On coming up with the heist story in Bitch Planet Triple Feature #4:
I knew that she was going in for a heist and that whatever it was was going to be symbolically important for the people that were sending her on the heist. But it had to be something that was going to make you when you finally see the reveal. It’s in the last panel. I actually spoke to Kelly Sue about it; we went back and forth trying to figure out what it would be and she said this great thing: it has to be the future equivalent of a driver’s license in a time when most women didn’t have driver’s licenses. And I was like, “genius.” It’s a symbol of this freedom and it won’t necessarily make everything better but it’s super meaningful. In a universe where women have almost no bodily autonomy and are basically arm candy, broodmares or disposable, I wanted to have a physical object that could have that kind of meaning for them.
[The object in the story] is based on a real book called The Birth Control Handbook. It was written by college student to educate each other about contraception, safe sex, and tangential things that had to do with intimacy that no one was allowed to talk about. It was actually illegal and if you had the book, you were in a lot of trouble. [Authorities would] burn if they found it. People were printing it in their college libraries, stapling it and passing it around. It was almost like Kelly Sue’s Bitch Planet universe has come back thematically to this time of ultimate repression; that book was symbolic back then and I wanted to bring it back.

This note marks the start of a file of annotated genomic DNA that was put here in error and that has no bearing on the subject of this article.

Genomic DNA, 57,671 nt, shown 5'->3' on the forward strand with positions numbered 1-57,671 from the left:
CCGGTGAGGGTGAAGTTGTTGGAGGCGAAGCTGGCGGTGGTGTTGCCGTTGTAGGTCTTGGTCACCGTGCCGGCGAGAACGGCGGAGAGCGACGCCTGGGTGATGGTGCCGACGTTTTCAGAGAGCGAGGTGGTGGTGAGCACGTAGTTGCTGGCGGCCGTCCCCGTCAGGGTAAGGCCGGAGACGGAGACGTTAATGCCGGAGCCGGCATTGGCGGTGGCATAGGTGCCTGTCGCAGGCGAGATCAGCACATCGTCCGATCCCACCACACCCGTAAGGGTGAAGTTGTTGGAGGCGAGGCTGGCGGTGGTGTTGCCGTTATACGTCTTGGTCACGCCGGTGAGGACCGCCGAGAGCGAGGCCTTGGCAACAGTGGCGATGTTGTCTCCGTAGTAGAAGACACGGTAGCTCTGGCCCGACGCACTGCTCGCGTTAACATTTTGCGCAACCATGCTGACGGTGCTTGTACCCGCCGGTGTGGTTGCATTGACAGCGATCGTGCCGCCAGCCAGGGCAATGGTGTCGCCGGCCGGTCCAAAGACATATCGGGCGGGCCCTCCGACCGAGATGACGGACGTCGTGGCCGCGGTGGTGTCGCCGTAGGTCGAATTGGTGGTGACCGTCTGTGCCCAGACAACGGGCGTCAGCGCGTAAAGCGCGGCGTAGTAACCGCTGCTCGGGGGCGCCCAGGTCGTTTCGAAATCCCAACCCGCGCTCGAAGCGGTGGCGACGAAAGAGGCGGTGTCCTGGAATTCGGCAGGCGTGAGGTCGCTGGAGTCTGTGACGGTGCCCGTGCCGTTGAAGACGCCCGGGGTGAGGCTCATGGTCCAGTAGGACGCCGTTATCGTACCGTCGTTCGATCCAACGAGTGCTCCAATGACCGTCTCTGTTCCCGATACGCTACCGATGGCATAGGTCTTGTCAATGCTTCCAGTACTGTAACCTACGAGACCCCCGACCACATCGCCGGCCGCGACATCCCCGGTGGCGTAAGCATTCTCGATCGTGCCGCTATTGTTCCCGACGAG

On her story in This Nightmare Kills Fascists, an upcoming horror anthology:
Eric Palicki and Matt Minor spearheaded this anthology, post-Trump, and they asked me if I wanted to be a part of it. The idea was horror and turning all of the dread that we were feeling against the people who were making us feel the dread. My story is about the way that men can predate on women, especially women that considered beautiful or available, whether or not they’re actually available. [It’s] about how that trauma reverberates through women, in general. Hearing about that kind of thing is a weight and experiencing it is more of a weight. It’s about how, if you engage in that kind of behavior, you will pay for it. Maybe not right now but you’e not going to get away with that forever.
On Our Work Fills the Pews, set in a different dystopian landscape:
This has been in the works for a while. I’m co-writing the book with Matthew Rosenberg. It’s a Black Mask book. Thematically, the book is about what America would be like second-term Trump. When we first started talking this out years ago, it was a funny thing to say. It’s not that funny anymore but it still holds true.
The [central] idea is that, if you are a woman, you have zero bodily autonomy. Women are put into internment camps for their own “safety”. If you are a queer person, you could end up the same way and there are very few people of color walking around. It’s about how the people in power turn marginalized people against each other and about whether just surviving is enough or whether there’s more.
The plot is about this gay black man named Marcus who hunts women for the government. He finds women in the wild, brings them back, and puts them in internment camps. Queer people, especially gay men specifically, have a kind of false freedom if they work for the government and this is what he does for the government. Marcus ends up finding this little girl who is very young, has never ever been in captivity, and has very limited experience with men. He has this choice to make about whether or not he’s going to bring her and put her in prison and all the horrible stuff that entails or if he’s going to try to get her out of the country. If he’s going to continue to just survive or try and live, basically. The artist on it is Skyler Patridge.
You can learn more about Vita’s upcoming work by following them on Twitter at @definitelyvita.